Email:  info@vtwildlifecoalition.org

Mail:    VT Wildlife Coalition

            PO Box 987

            Shelburne, VT 05482

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Breaking News!

H.190: a bill to modernize VT Fish & Wildlife Department on the legislative docket for 2020 session

Read why this bill is so important

Click to read a one page H.190 FACT SHEET

Click to read the original bill language

Just released:

UVM survey:  VT public prefers F&W dept. professionals to board volunteers

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VWC Wildlife Library

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November 2, 2018

The purpose of the America's Wildlife Project was to assess the social conte...

In 2016, the Association of Fish and Wildlife Departments (representing all...

September 5, 2018

We need a national movement to transform our state wildlife agencies.

Having...

From the cover: 

Strategic planning is a process of envisioning goals for the...

December 20, 2017

Last September in a Salt Lake Tribune Op-Ed, Peter Metcalf of Black Diamond...

November 20, 2017

ABSTRACT

Lethal management of large carnivores such as wolves, cougars, bear,...

November 17, 2017

EXECUTIVE SUMMARY

The authors present a novel approach to help answer the qu...

November 17, 2017

In 1694, with its whitetails already devastated by overhunting and habitat l...

Life in Vermont is intimately tied to the land— woods, waters, fields and mo...

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Annual Review of Legislative Action on Wildlife  2019-20
To access Review, click here.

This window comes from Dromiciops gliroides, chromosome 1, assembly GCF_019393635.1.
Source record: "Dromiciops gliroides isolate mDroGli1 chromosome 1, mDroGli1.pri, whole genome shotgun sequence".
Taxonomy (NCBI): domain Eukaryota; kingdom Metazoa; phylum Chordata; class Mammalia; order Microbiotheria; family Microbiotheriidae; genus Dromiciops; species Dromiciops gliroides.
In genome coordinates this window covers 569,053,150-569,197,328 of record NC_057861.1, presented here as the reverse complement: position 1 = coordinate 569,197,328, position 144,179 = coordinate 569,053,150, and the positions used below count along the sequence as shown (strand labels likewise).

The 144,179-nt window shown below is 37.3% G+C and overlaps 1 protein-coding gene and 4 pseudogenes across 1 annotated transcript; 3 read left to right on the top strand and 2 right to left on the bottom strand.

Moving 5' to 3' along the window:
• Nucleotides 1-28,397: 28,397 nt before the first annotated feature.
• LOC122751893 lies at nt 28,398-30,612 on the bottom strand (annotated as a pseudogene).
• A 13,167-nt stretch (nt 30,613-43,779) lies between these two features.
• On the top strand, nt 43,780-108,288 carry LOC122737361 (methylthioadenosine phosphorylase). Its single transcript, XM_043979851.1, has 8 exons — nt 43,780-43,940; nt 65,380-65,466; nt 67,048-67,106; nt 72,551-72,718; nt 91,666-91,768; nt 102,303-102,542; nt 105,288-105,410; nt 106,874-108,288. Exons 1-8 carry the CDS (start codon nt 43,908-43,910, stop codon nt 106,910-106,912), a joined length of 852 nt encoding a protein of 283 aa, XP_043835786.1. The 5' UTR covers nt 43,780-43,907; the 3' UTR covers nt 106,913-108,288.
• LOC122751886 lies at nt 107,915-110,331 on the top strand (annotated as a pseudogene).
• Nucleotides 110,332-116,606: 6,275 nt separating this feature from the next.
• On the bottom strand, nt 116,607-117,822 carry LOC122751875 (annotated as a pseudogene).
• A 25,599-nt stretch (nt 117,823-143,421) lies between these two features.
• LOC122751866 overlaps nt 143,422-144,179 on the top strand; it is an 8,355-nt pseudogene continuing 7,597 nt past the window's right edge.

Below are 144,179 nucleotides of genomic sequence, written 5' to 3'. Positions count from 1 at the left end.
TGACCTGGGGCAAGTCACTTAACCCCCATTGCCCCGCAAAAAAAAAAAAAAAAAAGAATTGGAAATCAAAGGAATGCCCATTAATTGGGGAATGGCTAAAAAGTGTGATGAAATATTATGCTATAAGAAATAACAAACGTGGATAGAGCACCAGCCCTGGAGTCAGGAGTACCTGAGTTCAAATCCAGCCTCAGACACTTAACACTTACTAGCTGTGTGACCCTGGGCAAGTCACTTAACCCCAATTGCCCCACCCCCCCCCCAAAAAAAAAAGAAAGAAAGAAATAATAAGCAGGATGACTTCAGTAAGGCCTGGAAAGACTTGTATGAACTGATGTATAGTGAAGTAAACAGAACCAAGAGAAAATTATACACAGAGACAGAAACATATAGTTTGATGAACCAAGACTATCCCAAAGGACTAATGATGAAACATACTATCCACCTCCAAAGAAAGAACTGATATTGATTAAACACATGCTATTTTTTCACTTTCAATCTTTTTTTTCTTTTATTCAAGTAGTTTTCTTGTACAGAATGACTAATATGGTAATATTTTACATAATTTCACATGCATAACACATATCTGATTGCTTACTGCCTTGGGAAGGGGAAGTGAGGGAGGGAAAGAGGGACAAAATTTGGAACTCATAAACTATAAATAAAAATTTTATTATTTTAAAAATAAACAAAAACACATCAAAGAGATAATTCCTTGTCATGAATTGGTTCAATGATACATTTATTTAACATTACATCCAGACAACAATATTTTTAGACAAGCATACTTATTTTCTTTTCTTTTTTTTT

Who Makes Decisions about Vermont’s Wildlife?

 

“The wildlife and its habitat cannot speak, so we must and we will.” — Theodore Roosevelt

 

Shelburne, VT — The Vermont Wildlife Coalition (VWC) announces publication of the second issue of the annual Review of Legislative Action on Wildlife. The Review of the 2019-20 session identifies who makes decisions about wildlife in Vermont, how those decisions are made and what decisions have been made, or avoided. It reports on wildlife-related bills before the Vermont legislature in the past year. It provides brief summaries of relevant bills, describes committee and legislative actions on those bills, denotes their final status at end of session, and, where available, provides legislators’ voting record. The Review also includes summaries of specific petitions to the Vermont Fish & Wildlife Board. The Review’s purpose is to promote transparent government, educate Vermonters about pressing wildlife issues, and promote public participation in the effort to protect wildlife into the future. The VWC also hopes to promote exchange between legislators and their constituents on wildlife-related issues.

 

Publication of the Review reflects the rapidly changing status of wildlife in the 21st Century. Although Vermonters clearly place high value on wildlife, many are not aware of the issues facing wildlife, or assume that the government will find solutions. The fact is that wild species face major challenges and those will intensify in the years ahead. Wildlife management is a political process reflecting different viewpoints that must be acknowledged and reconciled. Public involvement is key to ensuring protection, but clarity about who is making decisions and how those decisions are made is essential.

 

Jane Hoffman, on the steering committee of VWC states, “An educated, engaged public is going to be crucial to support wildlife in weathering the decades ahead. Political support must happen if we are to muster the research and conservation effort, habitat protection, and continued appreciation of wildlife necessary to ensure protection for our diverse species. VWC is pleased to present the Review as a contribution towards those goals.”

 

The Vermont Wildlife Coalition is a statewide, grassroots, all-volunteer organization. Its mission is to ensure a vibrant and protected future for Vermont’s wildlife species through wildlife-centered public education and political action. Members include scientists, wildlife watchers, farmers, hikers, hunters, birders, anglers, etc. Recognizing the intrinsic value of wildlife, all share an interest in promoting humane, science-based wildlife regulations and conservation strategies and use of diversified and public funding for wildlife programming.

The Second Legislative Review Is Here!